Tom Carter & Pat Murano - Four Infernal Rivers [2LP]


$ 31.98 


''Tom Carter and Pat Murano, two figures with decades of history behind
them, offer Four Infernal Rivers, their new double long player. Four Infernal Rivers
illuminates their interlocking styles in a light that blurs their individual identities. The
music breathes its own life, and consistently eschews the normal meanings of its
own potential descriptors. To think and act intuitively across 80 minutes in real
time, without falling into boring or wasteful modes, should be taken as a
remarkable accomplishment. The album title is as descriptive as it is suggestive.
'Four' is the number of tracks. Easy. 'Infernal.' It's a harder one to parse out,
harder still to live up to, yet the record's hellish qualities come from the fact that it
seems like it could never end. Its fiendishness stems from a tone which is
consistently ominous and ever-portending. 'Rivers' is spot-on. Close your eyes,
draw up an image of a river, and the music pulls instantly into focus. It's not so
much a soundtrack to a film or a scene, but rather an auditory evocation of
something that is ever-present. To invoke water is to invoke the most crucial
ingredient of life (insofar as we describe it) on this planet. A river is one and many
things, an aspect of a system larger than itself, full of majesty and terror. One need
only think of the rivers of Herzog's Aguirre or Fitzcarraldo, of Conrad's Heart of
Darkness or Ballard's The Day of Creation, to understand the gist of what is
being presented. The rivers forged by the duo are menacing and imposing, full of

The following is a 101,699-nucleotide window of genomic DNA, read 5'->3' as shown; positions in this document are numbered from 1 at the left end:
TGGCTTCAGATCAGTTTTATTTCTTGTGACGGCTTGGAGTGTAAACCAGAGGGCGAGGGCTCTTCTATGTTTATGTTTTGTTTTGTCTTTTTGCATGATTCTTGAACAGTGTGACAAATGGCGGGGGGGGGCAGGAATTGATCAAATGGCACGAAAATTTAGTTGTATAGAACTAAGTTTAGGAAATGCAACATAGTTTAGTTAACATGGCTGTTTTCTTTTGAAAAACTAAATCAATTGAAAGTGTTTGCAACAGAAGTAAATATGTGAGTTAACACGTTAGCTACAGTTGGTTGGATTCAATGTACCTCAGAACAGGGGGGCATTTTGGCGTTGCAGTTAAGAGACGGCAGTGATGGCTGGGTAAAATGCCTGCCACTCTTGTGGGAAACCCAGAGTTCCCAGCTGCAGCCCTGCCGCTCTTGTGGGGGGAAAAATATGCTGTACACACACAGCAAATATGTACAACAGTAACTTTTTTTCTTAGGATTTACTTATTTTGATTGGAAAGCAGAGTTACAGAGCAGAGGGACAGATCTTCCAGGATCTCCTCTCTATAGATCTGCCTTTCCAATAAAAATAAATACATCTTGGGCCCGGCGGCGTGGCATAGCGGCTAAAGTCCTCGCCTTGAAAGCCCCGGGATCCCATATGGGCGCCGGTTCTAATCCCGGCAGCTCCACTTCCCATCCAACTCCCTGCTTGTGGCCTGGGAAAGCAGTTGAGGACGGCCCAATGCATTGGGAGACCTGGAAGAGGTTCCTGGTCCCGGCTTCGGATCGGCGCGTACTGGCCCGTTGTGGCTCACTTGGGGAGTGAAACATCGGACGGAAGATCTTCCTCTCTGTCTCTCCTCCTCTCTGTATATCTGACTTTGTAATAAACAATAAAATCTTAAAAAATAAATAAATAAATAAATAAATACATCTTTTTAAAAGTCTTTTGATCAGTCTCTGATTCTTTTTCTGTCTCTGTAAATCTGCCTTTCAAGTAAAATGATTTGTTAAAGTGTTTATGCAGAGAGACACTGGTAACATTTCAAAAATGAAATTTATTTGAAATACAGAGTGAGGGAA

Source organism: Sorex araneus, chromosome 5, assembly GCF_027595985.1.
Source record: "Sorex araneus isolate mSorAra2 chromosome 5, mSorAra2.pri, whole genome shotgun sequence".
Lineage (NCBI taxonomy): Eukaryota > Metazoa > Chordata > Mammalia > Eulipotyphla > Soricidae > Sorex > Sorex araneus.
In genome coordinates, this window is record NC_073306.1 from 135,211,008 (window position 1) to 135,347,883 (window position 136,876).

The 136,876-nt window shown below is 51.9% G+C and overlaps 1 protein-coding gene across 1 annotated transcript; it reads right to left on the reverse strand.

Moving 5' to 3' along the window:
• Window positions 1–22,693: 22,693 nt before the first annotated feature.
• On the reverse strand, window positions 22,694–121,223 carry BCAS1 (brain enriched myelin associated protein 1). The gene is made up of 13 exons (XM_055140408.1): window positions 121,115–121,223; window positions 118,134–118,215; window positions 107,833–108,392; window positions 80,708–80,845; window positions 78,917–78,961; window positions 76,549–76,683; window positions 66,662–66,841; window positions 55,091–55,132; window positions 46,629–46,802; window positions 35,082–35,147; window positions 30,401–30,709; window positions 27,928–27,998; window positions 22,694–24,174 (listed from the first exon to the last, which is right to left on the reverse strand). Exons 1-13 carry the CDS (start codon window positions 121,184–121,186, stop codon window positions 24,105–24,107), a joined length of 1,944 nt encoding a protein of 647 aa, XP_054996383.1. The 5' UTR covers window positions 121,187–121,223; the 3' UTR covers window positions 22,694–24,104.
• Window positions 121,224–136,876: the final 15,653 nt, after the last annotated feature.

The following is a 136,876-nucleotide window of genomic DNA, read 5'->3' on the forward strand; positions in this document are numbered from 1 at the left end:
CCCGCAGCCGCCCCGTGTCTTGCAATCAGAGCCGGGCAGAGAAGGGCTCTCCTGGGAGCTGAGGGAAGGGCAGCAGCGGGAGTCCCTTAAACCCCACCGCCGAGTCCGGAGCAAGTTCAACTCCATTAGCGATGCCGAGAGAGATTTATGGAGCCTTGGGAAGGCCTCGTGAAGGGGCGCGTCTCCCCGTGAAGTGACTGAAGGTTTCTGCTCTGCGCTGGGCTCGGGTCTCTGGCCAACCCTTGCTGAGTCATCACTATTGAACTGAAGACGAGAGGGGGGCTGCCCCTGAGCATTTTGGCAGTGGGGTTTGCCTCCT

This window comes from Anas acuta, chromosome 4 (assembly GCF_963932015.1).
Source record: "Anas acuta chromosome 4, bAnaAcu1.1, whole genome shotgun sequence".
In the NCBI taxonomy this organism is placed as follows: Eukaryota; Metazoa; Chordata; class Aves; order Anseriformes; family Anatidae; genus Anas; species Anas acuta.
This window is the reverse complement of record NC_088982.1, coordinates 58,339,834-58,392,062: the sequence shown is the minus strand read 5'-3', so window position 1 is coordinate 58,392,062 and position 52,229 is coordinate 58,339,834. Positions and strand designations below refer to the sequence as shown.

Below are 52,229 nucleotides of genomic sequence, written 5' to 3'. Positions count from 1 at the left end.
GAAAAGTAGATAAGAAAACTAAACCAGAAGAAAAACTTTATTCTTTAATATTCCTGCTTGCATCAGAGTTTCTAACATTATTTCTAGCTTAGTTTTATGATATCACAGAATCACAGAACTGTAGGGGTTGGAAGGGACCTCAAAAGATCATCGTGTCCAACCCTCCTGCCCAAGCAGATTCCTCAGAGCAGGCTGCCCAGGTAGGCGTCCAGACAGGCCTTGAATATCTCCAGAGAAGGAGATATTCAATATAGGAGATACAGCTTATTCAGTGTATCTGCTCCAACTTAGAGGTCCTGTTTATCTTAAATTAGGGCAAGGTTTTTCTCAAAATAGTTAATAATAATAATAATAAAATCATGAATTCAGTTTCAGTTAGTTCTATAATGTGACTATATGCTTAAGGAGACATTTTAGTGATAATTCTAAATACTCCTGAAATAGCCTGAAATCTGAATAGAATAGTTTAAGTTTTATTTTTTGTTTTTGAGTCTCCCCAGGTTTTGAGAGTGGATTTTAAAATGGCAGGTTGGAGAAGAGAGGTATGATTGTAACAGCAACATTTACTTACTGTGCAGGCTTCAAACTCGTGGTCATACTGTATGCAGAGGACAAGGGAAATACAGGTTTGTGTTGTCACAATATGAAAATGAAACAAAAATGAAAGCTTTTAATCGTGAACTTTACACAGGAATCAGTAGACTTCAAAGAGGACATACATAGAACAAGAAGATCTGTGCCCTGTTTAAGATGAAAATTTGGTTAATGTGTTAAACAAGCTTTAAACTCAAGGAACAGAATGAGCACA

risk and danger. In an age when the entire aim of underground artists seems so
geared towards either mimicking or revolting directly against the tides of
mainstream culture, it is nigh-impossible to know where to turn. If this record has
anything to say about it, it might be that the most valid instances of possibility are
to be found in adhering to no preconceived method, in swimming with a current of
one's own making. It sways between an understanding of musical history and a
disregard for its confines. There is interplay that doesn't apologize for or attempt
to live up to anything. It is music born of elements that have always existed and
still cannot be grasped. Both spacious and immediate, moments exist either to be
seized or to be let go. What might in another setting play out as a tension
between dissonance and melody here lives entirely outside of those concerns.
There is comfort and compatibility in this music, a sense that neither player would
ever step on the other's toes, while still feeling the freedom to explore whichever
tributary they might come across. Ideal traveling companions, then. 'It's after the
end of the world, don't you know that yet?' June Tyson asked long ago. Some of
us do and some of us don't. Those of us who aren't quite sure make records like
this.'' --Matt Krefting, Easthampton, MA, April, 2014
01. Phlegethon
02. Cocytus
03. Styx
04. Acheron